5 Painless Pest Control Tips for Spring

Updated January 10, 2022
The exterior of a colonial house in spring
Photo: Greg Pease / Stone / Getty Images

Enjoy a critter-free spring

Get quotes from up to 3 pros!
Enter a zip below and get matched to top-rated pros near you.

What’s not to love about springtime, with flowers blooming and the days getting longer? Well, how about those nasty creepy-crawlies that so often arrive with warmer weather? If you want to keep your home from being invaded by hordes of unwanted guests, read these five pro-approved pest control tips for spring. 

1. Work From the Outside In

One of the best ways to prevent annoying spring pests from taking over your home is to work from the outside in. You’ll want to make it as difficult as possible for these critters to access your home, meaning giving your landscaping a bit of a refresh. Here’s how to do it.

Clear and Trim Your Yard

An overgrown yard is one of the most common problems that can lead to pest infestations. So keep your grass cut and your trees and shrubbery well-trimmed, particularly those nearest your home. This should include regularly clearing away debris, such as fallen limbs or decaying logs and tree stumps. A lawn care professional can help ensure your yard is neat and free of pest-attracting debris.

Check Roofing, Gutters, and Downspouts

Pests are crafty creatures and can enter your home through the tiniest of crevices, including gaps in your gutters and roofing shingles. Check your roof for common problems, and inspect the shingles, gutters, fascia, and eaves for signs of deterioration. 

You’ll also want to keep an eye out for roofing debris in your yard, as this can indicate problems that aren’t visible from the ground. If you’re short on time or uncomfortable with the thought of climbing up a ladder, hire a roof cleaning pro to inspect and clean your roof.

Check Your Soil

Pests don’t just live in grass and greenery; they also live in the soil. Create a barrier around the perimeter of your home to prevent soil from building up against your home’s foundation. There are several ways to do this, depending on your needs and preferences. You may use fencing or a small retaining wall of brick, stone, masonry, or even trees and shrubbery planted several feet from your house. 

You’ll also need to ensure the soil grades away from your home, so water and soil don’t accumulate at your foundation with each rain or snowfall. If the grate is particularly steep and you need to move a lot of earth to redirect the moist soil away from your home, your best bet may be to hire a yard grading company that has the appropriate machinery for this work.

2. Seal Your Home

Even after you’ve done all you can to turn your yard into a fortress against insects, some of the more stubborn pests will still try to make it through. This means you’re going to need to seal your house. 

Do a run-through of your home, looking for drafts, gaps, and crevices. Ensure that each window has a screen. Check the window frames for any chips, cracks, or signs of decay. Notice any drafts or gaps in doorways and attics, and ensure that all doors or windows to your crawl space or basement are adequately sealed. Your best bet for closing up any holes or cracks in your home’s exterior is to apply compound cement or caulk to those areas.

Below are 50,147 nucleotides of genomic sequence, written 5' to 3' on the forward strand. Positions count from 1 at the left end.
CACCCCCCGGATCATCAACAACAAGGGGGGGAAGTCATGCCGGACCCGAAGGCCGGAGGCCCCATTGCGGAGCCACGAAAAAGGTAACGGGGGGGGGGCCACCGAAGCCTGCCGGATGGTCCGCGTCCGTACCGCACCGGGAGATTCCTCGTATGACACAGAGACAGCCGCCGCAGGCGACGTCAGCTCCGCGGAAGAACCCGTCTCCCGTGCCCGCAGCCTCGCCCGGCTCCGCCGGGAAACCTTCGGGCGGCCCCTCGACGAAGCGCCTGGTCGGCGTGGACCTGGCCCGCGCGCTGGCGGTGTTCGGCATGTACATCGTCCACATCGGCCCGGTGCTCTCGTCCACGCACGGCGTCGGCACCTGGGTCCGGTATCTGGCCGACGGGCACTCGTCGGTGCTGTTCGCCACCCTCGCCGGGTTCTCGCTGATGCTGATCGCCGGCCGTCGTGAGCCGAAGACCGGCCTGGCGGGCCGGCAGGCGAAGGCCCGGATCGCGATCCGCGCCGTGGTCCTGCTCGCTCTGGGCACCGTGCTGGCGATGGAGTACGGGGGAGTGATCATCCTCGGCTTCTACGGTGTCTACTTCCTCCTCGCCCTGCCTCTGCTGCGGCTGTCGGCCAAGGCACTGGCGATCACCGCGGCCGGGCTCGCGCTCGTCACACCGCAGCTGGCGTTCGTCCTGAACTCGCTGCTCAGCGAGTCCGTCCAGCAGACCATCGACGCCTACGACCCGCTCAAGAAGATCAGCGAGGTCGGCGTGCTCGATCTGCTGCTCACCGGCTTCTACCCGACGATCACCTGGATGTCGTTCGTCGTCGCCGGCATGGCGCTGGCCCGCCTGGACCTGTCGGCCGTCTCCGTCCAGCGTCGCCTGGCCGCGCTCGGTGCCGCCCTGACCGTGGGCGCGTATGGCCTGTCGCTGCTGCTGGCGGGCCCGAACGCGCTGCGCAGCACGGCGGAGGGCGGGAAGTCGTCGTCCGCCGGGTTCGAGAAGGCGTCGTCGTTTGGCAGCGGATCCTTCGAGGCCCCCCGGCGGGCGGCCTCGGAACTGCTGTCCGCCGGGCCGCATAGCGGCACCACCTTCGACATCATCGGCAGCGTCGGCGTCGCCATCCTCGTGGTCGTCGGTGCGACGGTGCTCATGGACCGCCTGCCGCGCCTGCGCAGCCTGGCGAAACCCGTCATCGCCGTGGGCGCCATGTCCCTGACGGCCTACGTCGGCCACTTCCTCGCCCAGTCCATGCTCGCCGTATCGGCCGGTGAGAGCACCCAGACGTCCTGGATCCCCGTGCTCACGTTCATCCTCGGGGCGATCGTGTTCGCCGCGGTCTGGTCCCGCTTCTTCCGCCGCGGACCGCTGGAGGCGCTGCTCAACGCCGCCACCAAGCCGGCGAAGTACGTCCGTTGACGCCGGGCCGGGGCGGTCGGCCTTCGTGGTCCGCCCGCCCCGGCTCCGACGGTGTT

3. Remove All Food and Water Sources

Pests won’t have much interest in invading your home if they can’t find the food and water they need there, so be vigilant about keeping any food sources out of reach. Bring pet food inside and store it in sealed containers. And promptly dispose of leftover food and trash. 

If you have bird feeders or outdoor feeding stations to nourish wildlife, ensure they’re all at least 100 feet from your home. And if you have a vegetable garden, consider installing a fence or netting to keep larger pests at bay.

You’ll also want to watch out for any standing water inside or outside of your home. Identifying the source and fixing leaks quickly will prevent water-loving pests such as mosquitos from taking up residence and breeding.

4. Explore Natural Solutions

A woman spraying a surface
Photo: Oscar Wong / Moment / Getty Images

If you’re looking to prevent insect infestations but are concerned about using harsh substances around your children and pets, you have many natural options to choose from. From dish soap to vinegar to “competitor plants” that are toxic or repellant to pests, you can often treat the problem and prevent it from recurring with ingredients you may already have at home. 

If you’re looking for natural, environmentally sustainable solutions, green pest control is gaining popularity for DIY-ers and those who want to call a local pest exterminator.

5. Preventive Treatment

If you’re really concerned about a critter invasion this spring, you can be proactive by applying pesticide before they infiltrate your home. This can be especially important for creating a barrier around your house perimeter.

You have the choice between DIY-ing it or calling in a pro. In general, professional pest control near you will identify problem areas or detect infestations early before real damage sets in, and they’ll also likely have stronger and more effective substances than consumers can get their hands on. But, of course, you’ll have to pay for the expertise, as the average cost for professional pest control can range from $200 to $600. That price can easily rise to as much as $8,000 to treat heavy termite infestations. 

The cost of DIY pest control can be significantly lower than professional extermination, as you’ll only need to pay for the pesticide and any equipment you might need to apply it, such as a sprayer or protective gear. Highly effective pesticides generally cost around $40 per pint. You can also purchase fogger bombs for under $100 each.

Need professional help with your project?
Get quotes from top-rated pros.